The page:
BWW Review: SKELETON CREW at Actors Theatre Of Louisville
Madelyn Porter and Patrese D. McClain in SKELETON CREW. Photo by Bill Brymer.
Direction by Steve H, Broadnax III
Review by Taylor Clemons
Entire contents copyright © 2017 Taylor Clemons. All rights reserved.
As many remember, the housing crash of 2008 hit all of us as a nation hard, but few places were hit as hard as Detroit. Skeleton crew takes place in this time, and gives us a lens into the struggles and hardships that fell upon America's blue collar working class. We the audience are given a "fly on the wall" (quite literally) view point of the day to day goings on in the break room of a stamping plant. When rumors of potential firings and a closure start swirling, tensions are high, and everyone is on edge.
We first meet Faye (Madelyn Porter). Faye is a veteran worker at the plant, who has been paying her dues and is coming up on her 30th year with the company, and is looking forward to her eventual retirement. We then meet Shanita (Patrese D. McCain), a smart, witty, and youthful mother to be and hard worker who is trying to ensure the future of her unborn child. Soon after, Dez (Dexter McKinney Jr.) arrives, running late as usual. He's a young member of the workers union trying to earn his place. Finally, we meet Reggie (Anton Floyd). Reggie is the supervisor who oversees these employees. He's constantly trying to find common ground between his workers and his higher ups who he has to whom he has to answer.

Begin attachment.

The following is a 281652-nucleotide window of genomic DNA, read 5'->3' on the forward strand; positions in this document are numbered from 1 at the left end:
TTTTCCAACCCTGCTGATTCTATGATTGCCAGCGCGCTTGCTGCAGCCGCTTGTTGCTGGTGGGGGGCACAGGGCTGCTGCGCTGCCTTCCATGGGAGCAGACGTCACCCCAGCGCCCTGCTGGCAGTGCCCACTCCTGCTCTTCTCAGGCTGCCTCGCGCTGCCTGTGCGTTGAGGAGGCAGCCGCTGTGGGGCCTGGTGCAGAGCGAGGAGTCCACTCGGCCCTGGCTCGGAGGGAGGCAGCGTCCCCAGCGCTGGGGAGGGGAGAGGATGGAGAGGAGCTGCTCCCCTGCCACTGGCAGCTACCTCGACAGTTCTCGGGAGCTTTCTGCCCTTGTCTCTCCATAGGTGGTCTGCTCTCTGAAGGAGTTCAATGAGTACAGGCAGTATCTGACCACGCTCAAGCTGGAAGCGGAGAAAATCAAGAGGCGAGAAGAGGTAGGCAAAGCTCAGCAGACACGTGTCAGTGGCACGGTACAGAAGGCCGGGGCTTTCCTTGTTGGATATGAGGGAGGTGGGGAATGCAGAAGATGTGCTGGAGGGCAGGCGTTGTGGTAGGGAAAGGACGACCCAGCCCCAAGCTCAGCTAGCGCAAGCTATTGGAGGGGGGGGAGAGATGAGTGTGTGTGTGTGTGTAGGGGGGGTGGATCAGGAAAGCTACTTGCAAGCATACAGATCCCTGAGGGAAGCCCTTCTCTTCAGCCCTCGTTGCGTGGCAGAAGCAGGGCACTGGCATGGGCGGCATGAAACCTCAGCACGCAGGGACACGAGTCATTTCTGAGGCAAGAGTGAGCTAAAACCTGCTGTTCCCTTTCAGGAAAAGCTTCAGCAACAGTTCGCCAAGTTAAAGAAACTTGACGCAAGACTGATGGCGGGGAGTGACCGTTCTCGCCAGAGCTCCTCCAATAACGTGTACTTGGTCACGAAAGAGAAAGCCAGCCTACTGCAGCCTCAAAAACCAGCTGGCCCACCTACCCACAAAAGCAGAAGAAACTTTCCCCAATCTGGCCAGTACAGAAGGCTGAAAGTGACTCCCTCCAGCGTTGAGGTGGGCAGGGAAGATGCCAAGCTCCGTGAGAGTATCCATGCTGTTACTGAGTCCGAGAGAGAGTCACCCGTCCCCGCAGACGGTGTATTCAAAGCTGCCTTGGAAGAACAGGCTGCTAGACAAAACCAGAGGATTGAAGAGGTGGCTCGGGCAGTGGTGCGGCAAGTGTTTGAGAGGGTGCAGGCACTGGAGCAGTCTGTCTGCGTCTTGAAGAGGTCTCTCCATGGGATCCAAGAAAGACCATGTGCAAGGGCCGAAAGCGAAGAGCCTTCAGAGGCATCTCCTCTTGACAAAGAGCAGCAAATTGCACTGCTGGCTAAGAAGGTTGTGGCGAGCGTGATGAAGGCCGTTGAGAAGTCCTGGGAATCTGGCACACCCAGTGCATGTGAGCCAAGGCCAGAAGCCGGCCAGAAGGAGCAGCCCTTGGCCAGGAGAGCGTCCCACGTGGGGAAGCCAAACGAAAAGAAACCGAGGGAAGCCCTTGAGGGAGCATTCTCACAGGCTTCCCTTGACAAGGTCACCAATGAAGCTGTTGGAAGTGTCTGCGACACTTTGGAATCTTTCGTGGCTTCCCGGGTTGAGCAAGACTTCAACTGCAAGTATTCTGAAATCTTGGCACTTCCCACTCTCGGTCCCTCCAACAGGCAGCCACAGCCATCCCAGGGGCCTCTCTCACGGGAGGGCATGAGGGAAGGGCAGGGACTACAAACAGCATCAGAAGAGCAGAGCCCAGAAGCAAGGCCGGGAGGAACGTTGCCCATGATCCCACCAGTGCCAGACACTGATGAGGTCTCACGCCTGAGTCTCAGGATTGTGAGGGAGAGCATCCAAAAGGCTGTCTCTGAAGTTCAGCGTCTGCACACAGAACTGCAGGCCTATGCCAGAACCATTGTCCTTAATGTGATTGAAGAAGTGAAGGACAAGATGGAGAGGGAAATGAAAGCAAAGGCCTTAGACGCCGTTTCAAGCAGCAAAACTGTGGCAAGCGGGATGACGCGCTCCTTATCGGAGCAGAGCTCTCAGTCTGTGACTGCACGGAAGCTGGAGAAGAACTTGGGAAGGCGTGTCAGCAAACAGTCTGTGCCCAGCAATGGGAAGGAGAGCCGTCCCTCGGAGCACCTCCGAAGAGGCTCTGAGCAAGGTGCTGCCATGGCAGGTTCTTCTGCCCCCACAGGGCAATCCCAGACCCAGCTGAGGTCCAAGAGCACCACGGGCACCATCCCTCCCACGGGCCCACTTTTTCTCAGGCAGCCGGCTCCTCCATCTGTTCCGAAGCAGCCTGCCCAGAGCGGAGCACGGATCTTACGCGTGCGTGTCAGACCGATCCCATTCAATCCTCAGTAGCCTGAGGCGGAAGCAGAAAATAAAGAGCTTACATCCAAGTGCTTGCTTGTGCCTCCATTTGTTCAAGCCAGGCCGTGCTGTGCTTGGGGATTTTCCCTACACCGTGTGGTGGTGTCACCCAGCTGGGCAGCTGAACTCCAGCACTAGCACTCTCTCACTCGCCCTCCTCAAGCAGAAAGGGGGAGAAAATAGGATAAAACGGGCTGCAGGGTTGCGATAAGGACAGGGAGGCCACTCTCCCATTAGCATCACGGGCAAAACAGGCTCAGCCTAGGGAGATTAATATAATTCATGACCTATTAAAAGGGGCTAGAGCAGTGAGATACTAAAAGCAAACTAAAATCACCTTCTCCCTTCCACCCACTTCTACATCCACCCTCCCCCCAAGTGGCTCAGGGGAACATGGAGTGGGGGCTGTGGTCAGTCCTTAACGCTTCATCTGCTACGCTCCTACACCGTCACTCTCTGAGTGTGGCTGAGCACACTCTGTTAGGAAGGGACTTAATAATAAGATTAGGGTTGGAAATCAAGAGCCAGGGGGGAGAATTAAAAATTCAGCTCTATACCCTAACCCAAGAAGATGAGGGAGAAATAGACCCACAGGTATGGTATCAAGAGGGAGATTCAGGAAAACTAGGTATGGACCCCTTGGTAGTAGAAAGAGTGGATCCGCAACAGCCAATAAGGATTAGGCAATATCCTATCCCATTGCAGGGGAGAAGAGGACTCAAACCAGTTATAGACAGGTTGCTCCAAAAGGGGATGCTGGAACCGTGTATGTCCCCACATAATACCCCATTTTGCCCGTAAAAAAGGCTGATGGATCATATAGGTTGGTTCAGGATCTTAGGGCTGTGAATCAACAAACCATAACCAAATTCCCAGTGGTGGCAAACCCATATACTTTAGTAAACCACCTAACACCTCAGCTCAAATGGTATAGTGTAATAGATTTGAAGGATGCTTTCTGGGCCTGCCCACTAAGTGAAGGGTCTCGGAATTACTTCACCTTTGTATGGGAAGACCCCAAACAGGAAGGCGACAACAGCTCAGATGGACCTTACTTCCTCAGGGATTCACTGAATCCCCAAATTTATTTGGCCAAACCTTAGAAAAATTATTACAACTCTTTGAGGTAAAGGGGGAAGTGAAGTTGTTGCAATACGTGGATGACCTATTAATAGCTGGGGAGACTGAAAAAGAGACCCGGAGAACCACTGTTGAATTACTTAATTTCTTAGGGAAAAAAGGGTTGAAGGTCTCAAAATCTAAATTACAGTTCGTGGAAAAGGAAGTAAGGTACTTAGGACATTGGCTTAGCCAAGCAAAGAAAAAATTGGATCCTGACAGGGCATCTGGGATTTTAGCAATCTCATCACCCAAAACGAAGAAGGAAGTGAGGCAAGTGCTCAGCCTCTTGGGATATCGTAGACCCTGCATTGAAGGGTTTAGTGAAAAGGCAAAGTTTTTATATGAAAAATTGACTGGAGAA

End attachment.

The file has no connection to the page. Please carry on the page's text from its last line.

The performances are uniformly outstanding. Every member of this small ensemble cast is in sync and the dynamic they create is awe inspiring. I must however single out Madelyn Porter's Faye. She's brassy, strong, and always heartfelt. She is the emotional core of the piece and never fails to have you hanging on her every word.
The show itself is written well enough. Morisseau creates rich and well defined characters paired with a story that creates high stakes for every character. My one quibble with the show itself is that, to me at least, the ending feels somewhat rushed, and unrealistically happy.
The set is simple but effective. Michael Carnhan transforms the stage of the Bingham into a convincingly run down break room. Having the audience on all four sides was a great choice, as you feel like you're a fly on the wall watching these very real characters' worlds go up in flames. Broadnax's direction is smooth and sharp.
All in all, SKELETON CREW is a wonderful dramatic play, and will leave you feeling satisfied. This production is top notch, and any theatre goer in Louisville should make a point of picking a date and catching this show.
SKELETON CREW Now - December 10, 2017
Actors Theatre of Louisville
316 W. Main Street
Louisville, KY 40202
Tickets: (502) 584-1205